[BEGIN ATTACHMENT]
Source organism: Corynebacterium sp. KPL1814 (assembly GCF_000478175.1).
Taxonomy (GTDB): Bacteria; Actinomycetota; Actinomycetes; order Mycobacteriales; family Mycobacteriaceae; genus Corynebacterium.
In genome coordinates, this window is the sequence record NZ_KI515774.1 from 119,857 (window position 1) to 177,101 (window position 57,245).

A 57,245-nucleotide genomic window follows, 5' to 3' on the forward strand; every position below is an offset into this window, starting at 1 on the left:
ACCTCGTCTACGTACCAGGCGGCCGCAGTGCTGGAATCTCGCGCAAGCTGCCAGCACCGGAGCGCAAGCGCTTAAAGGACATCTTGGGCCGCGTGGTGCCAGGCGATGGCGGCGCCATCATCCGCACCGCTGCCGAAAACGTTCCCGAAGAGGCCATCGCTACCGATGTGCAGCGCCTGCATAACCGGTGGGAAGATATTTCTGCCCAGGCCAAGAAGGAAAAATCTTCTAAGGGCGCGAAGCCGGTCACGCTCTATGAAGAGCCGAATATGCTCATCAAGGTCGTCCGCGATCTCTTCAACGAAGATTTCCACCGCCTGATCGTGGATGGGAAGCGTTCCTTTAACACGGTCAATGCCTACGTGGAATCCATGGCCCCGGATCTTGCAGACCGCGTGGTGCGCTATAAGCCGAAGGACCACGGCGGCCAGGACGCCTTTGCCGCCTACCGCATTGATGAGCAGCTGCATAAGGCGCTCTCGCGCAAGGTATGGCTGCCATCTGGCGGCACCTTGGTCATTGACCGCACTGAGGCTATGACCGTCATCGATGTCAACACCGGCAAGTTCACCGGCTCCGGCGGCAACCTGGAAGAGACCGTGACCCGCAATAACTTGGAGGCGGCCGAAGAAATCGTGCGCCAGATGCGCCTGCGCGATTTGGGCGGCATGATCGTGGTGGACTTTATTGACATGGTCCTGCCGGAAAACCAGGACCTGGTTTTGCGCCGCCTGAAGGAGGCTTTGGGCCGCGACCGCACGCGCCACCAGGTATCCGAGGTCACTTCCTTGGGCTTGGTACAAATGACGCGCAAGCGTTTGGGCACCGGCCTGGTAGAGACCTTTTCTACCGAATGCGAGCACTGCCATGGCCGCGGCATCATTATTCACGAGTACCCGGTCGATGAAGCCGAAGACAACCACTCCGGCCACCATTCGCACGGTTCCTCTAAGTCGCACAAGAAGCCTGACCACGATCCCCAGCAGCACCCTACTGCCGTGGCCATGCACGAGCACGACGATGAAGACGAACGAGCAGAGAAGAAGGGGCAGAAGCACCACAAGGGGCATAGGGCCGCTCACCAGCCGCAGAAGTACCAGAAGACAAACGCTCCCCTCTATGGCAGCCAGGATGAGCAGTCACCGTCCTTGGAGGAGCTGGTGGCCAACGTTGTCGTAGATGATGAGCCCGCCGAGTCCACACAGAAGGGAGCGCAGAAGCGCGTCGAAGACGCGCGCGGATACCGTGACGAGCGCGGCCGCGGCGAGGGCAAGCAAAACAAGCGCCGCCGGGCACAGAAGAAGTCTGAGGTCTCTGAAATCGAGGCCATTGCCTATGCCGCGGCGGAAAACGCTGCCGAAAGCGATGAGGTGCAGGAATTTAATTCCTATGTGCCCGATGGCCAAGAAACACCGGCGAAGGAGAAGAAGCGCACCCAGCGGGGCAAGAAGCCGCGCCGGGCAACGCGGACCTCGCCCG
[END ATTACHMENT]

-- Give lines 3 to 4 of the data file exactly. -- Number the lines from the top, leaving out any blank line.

In genome coordinates, this window is the sequence record NZ_KI515774.1 from 119,857 (window position 1) to 177,101 (window position 57,245).

A 57,245-nucleotide genomic window follows, 5' to 3' on the forward strand; every position below is an offset into this window, starting at 1 on the left: